In embodiments, the display substrate is a substantially dark substrate that is substantially transparent to ultraviolet light. Light emitting material may be configured to emit visible light in response to absorption of ultraviolet light. Light emitting material may include a plurality of light emitting particles, with each of the plurality of light emitting particles having a diameter less than about 500 nanometers.
The excitation light may be ultraviolet light, in accordance with embodiments of the present invention. If the excitation light is ultraviolet light, then when the light emitting material emits visible light in response to the ultraviolet light, a down-conversion physical phenomenon occurs. Specifically, ultraviolet light has a shorter wavelength and higher energy than visible light. Accordingly, when the light emitting material absorbs the ultraviolet light and emits lower energy visible light, the ultraviolet light is down-converted to visible light because the ultraviolet light's energy level goes down when it is converted into visible light. In embodiments, the light emitting material is fluorescent material.
The excitation light may be infrared light, in accordance with embodiments of the present invention. If the excitation light is infrared light, then when the light emitting material emits visible light in response to the infrared light, an up-conversion physical phenomenon occurs. Specifically, infrared light has a longer wavelength and lower energy than visible light. Accordingly, when the light emitting material absorbs the infrared light and emits higher energy visible light, the infrared light is up-converted to visible light because the infrared light's energy level goes up when it is converted into visible light. In embodiments, the light emitting material is fluorescent material. In the up-conversion physical phenomenon, absorption of more than one infrared light photon may be necessary for the emission of every visible light photon.
In embodiments illustrated in
Light source 18 may be a digital projector. In embodiments, light source 18 is a micro-mirror array (MMA) projector (e.g. a digital light processing (DLP) projector). A MMA projector that outputs ultraviolet light may be similar to a MMA projector that outputs visible light, except that the color wheel has light filters that are tailored to the ultraviolet light spectrum. In other embodiments, the light source 18 is a liquid crystal display (LCD) projector. In embodiments, the light source 18 may be a liquid crystal on silicon (LCOS) projector. In embodiments, the light source 18 may be an analog projector (e.g. a slide film projector or a movie film projector). In embodiments, light source 18 may be a laser. In down-conversion embodiments, the output from light source 18 may be ultraviolet light. In up-conversion embodiments, the output from light source 18 may be infrared light. One of ordinary skill in the art would appreciate other types of projectors, lasers or other light radiating devices which may be used to project ultraviolet light on substrate 14.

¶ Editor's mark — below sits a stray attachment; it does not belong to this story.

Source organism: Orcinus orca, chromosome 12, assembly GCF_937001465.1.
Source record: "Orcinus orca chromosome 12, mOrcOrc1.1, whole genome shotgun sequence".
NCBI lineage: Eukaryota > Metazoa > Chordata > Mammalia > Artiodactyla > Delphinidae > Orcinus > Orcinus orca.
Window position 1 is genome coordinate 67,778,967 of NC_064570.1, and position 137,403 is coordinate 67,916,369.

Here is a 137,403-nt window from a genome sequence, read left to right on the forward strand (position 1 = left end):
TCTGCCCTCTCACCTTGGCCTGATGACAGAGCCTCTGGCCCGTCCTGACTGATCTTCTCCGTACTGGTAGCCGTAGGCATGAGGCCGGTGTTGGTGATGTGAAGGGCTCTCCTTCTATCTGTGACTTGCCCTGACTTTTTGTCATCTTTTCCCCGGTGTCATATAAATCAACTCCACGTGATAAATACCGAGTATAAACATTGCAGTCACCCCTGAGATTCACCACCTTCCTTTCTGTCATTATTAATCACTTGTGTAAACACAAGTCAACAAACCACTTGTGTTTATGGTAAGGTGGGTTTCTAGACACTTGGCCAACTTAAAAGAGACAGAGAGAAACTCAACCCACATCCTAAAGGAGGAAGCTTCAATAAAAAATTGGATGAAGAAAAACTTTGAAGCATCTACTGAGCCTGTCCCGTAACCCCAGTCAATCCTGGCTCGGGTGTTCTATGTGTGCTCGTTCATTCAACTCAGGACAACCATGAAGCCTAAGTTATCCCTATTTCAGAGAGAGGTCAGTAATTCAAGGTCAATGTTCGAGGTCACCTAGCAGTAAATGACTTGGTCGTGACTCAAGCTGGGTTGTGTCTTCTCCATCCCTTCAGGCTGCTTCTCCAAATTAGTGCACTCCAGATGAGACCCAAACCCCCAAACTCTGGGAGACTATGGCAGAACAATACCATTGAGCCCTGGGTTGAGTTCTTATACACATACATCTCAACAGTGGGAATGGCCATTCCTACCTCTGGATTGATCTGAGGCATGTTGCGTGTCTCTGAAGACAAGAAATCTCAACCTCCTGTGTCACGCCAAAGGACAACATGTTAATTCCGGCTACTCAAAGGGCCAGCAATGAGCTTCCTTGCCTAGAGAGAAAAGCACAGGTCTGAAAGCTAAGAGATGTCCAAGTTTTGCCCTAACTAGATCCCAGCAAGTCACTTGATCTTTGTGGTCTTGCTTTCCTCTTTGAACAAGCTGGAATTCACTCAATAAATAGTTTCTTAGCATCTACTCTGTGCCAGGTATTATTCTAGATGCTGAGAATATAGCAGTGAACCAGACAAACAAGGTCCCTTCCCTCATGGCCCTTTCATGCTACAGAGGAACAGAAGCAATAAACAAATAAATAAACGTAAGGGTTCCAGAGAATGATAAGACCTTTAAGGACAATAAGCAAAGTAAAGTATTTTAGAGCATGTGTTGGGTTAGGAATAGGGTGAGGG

Light emitting material (e.g. light emitting particles 21 and light emitting particles 25) may be fluorescent material, which emits visible light in response to absorption of electromagnetic radiation (e.g. visible light, ultraviolet light, or infrared light) that is a different wavelength than the emitted visible light. The size of the particles may be smaller than the wavelength of visible light, which may reduce or eliminate visible light scattering by the particles. Examples of particles that are smaller than the wavelength of visible light are nanoparticles or molecules. According to embodiments, each of the light emitting particles has a diameter that is less than about 500 nanometers. According to embodiments, each of the light emitting particles has a diameter that is less than about 400 nanometer. According to embodiments, each of the light emitting particles has a diameter that is less than about 300 nanometer. According to embodiments, each of the light emitting particles has a diameter that is less than about 200 nanometers. According to embodiments, each of the light emitting particles has a diameter that is less than about 100 nanometers. The light emitting particles may be individual molecules.
Different types of light emitting particles (e.g. light emitting particles 21 and light emitting particles 25) may be used together that have different physical characteristics. For example, in order to emit color images in substrate 14, different types of light emitting particles may be utilized that are associated with different colors. For example, a first type of light emitting particles may be associated with the color red, a second type of light emitting particles may be associated with the color green, and a third type of light emitting particles may be associated with the color blue. Although the example first type, second type, and third type of light emitting particles are primary colors, one of ordinary skill in the art would appreciate other combinations of colors (e.g. types of colors and number of colors) in order to facilitate a color display.